Liturgical Time

Holy Spirit calling

Are you any different than you were when Lent started some 90 days ago? Most certainly you are, in ways subtle and not so subtle.

Below is an abridged version of the story of a young girl, who recognized how her life had changed and decided to do something about it, on Pentecost 1887:

Céline became the confidante of my struggles and sufferings. From her I had no fear of opposition but I didn’t know what steps to take to announce it to Papa. What interior struggles I went through before feeling courageous enough to speak; however, I had to decide. After all, I was going to be fourteen and a half, and six months separated us from the beautiful night of Christmas, the day I was determined to enter, at the very hour I’d received “my grace” the year before.

I chose the feast of Pentecost as the day to break the news, all day long begging the apostles to pray for me, to inspire me, with the right words. Shouldn’t they help the timid child who was chosen by God to be the apostle of apostles through her prayers and sacrifices in Carmel?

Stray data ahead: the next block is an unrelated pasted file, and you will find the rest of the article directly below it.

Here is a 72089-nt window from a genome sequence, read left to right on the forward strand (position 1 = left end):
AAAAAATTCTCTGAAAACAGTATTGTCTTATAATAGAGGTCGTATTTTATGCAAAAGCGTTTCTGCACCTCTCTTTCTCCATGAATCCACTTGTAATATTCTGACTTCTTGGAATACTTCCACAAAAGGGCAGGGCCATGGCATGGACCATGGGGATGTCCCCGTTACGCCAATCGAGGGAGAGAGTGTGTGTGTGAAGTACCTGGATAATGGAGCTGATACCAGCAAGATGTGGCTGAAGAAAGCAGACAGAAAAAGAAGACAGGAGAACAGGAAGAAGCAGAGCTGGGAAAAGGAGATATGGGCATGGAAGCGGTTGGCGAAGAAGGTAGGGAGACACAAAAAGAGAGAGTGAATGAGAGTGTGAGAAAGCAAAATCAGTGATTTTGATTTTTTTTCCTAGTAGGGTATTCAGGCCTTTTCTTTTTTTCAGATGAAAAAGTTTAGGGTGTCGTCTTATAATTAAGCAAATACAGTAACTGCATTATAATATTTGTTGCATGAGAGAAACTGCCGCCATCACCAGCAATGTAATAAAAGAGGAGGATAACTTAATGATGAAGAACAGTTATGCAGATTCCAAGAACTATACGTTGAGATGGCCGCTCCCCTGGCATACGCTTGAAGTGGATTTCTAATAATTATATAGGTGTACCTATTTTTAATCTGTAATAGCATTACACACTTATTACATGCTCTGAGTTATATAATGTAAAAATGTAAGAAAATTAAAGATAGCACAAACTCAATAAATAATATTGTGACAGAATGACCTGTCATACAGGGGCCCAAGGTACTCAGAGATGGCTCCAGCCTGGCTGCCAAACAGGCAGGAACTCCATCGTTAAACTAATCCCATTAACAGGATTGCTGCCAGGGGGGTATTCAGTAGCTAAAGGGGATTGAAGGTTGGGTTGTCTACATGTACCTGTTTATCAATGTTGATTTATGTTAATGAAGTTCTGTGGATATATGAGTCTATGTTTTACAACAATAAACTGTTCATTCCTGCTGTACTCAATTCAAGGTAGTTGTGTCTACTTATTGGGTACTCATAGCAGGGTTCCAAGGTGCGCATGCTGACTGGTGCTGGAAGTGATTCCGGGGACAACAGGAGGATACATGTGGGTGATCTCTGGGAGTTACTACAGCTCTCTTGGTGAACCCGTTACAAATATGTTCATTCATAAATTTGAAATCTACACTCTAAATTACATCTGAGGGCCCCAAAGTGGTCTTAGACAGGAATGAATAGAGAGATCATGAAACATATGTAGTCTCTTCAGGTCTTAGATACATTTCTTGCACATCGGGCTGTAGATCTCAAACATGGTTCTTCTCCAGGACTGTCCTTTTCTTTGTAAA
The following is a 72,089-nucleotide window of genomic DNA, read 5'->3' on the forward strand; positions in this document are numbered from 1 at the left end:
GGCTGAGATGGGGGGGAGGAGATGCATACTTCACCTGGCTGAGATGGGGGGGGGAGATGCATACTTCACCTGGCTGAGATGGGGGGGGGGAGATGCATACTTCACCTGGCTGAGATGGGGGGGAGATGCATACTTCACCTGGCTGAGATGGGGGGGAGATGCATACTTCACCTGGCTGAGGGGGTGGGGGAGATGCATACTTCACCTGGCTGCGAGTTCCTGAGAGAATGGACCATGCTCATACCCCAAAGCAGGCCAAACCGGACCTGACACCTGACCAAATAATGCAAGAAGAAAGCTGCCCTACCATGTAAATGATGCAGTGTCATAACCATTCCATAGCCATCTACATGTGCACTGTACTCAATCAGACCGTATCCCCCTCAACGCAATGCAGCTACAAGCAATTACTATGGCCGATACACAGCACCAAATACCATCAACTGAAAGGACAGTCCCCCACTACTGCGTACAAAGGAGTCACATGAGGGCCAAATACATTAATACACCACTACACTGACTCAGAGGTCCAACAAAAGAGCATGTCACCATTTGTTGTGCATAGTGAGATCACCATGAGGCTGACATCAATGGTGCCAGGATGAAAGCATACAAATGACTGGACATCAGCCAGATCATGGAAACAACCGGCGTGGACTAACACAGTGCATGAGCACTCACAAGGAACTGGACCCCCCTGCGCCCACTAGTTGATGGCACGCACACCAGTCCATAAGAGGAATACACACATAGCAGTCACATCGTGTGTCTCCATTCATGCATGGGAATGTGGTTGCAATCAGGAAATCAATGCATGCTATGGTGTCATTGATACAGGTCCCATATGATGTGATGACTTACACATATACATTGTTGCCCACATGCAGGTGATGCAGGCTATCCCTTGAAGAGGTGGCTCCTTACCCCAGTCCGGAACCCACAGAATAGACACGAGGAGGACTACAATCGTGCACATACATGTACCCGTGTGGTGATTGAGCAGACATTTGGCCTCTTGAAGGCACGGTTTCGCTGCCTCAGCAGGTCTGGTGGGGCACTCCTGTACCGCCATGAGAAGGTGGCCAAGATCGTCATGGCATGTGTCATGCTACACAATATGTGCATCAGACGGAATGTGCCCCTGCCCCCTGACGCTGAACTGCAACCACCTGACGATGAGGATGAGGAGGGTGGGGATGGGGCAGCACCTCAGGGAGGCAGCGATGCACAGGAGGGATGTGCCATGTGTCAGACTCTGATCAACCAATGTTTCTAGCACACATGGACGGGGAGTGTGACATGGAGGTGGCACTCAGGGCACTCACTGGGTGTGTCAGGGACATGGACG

I found the opportunity to speak to my dear father only in the afternoon after Vespers. Through my tears I confided my desire to enter Carmel and soon his tears mingled with mine. He didn’t say one word to turn me from my vocation, simply contenting himself with the statement that I was still very young to make such a serious decision. He was soon convinced my desire was God’s will.

How is the Holy Spirit moving through your life today? You might not be called to enter a monastery as Thérèse was, but instead to make peace with another or with life’s circumstances. Then again ...

How is the Holy Spirit calling you today?

Let nothing be preferred to the Work of God – Rule of Benedict 43:3

Story of a Soul: The Autobiography of Saint Thérèse of Lisieux by (the Little Flower) written by Thérèse de Lisieux and translated by John Clarke, pages 107 – 108